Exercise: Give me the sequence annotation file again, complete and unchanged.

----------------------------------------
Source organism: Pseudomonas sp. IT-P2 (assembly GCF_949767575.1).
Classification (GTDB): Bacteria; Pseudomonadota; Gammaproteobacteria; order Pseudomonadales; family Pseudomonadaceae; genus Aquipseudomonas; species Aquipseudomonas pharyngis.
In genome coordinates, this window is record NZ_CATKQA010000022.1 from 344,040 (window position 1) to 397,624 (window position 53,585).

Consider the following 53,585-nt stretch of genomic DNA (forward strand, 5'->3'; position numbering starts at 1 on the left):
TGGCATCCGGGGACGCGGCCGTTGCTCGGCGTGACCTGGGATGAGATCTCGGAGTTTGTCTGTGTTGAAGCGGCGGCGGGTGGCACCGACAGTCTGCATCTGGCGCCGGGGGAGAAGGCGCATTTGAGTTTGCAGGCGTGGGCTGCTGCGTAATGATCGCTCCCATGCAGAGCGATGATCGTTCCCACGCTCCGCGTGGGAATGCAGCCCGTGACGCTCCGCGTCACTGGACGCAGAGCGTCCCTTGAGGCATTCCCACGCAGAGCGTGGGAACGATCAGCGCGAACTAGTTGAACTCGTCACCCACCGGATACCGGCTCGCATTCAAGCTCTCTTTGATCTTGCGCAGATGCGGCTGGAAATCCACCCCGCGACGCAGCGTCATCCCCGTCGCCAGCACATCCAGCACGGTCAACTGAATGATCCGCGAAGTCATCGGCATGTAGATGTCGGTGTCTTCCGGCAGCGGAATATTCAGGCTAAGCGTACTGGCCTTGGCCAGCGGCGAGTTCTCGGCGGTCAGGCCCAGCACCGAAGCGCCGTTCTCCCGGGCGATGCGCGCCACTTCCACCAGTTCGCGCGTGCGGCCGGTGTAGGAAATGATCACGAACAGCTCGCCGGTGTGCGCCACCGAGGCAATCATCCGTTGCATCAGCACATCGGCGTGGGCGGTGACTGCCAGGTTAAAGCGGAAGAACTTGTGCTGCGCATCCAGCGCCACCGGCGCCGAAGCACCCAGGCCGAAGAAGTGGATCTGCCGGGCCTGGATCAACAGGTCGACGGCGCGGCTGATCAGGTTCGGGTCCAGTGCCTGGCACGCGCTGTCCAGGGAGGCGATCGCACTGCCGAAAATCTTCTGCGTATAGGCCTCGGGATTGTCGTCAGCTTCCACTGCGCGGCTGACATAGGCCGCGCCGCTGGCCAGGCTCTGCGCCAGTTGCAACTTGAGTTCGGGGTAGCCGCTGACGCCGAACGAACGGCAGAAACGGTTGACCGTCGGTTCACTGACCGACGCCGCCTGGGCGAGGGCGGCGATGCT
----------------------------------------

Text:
Source organism: Pseudomonas sp. IT-P2 (assembly GCF_949767575.1).
Classification (GTDB): Bacteria; Pseudomonadota; Gammaproteobacteria; order Pseudomonadales; family Pseudomonadaceae; genus Aquipseudomonas; species Aquipseudomonas pharyngis.
In genome coordinates, this window is record NZ_CATKQA010000022.1 from 344,040 (window position 1) to 397,624 (window position 53,585).

Consider the following 53,585-nt stretch of genomic DNA (forward strand, 5'->3'; position numbering starts at 1 on the left):
TGGCATCCGGGGACGCGGCCGTTGCTCGGCGTGACCTGGGATGAGATCTCGGAGTTTGTCTGTGTTGAAGCGGCGGCGGGTGGCACCGACAGTCTGCATCTGGCGCCGGGGGAGAAGGCGCATTTGAGTTTGCAGGCGTGGGCTGCTGCGTAATGATCGCTCCCATGCAGAGCGATGATCGTTCCCACGCTCCGCGTGGGAATGCAGCCCGTGACGCTCCGCGTCACTGGACGCAGAGCGTCCCTTGAGGCATTCCCACGCAGAGCGTGGGAACGATCAGCGCGAACTAGTTGAACTCGTCACCCACCGGATACCGGCTCGCATTCAAGCTCTCTTTGATCTTGCGCAGATGCGGCTGGAAATCCACCCCGCGACGCAGCGTCATCCCCGTCGCCAGCACATCCAGCACGGTCAACTGAATGATCCGCGAAGTCATCGGCATGTAGATGTCGGTGTCTTCCGGCAGCGGAATATTCAGGCTAAGCGTACTGGCCTTGGCCAGCGGCGAGTTCTCGGCGGTCAGGCCCAGCACCGAAGCGCCGTTCTCCCGGGCGATGCGCGCCACTTCCACCAGTTCGCGCGTGCGGCCGGTGTAGGAAATGATCACGAACAGCTCGCCGGTGTGCGCCACCGAGGCAATCATCCGTTGCATCAGCACATCGGCGTGGGCGGTGACTGCCAGGTTAAAGCGGAAGAACTTGTGCTGCGCATCCAGCGCCACCGGCGCCGAAGCACCCAGGCCGAAGAAGTGGATCTGCCGGGCCTGGATCAACAGGTCGACGGCGCGGCTGATCAGGTTCGGGTCCAGTGCCTGGCACGCGCTGTCCAGGGAGGCGATCGCACTGCCGAAAATCTTCTGCGTATAGGCCTCGGGATTGTCGTCAGCTTCCACTGCGCGGCTGACATAGGCCGCGCCGCTGGCCAGGCTCTGCGCCAGTTGCAACTTGAGTTCGGGGTAGCCGCTGACGCCGAACGAACGGCAGAAACGGTTGACCGTCGGTTCACTGACCGACGCCGCCTGGGCGAGGGCGGCGATGCT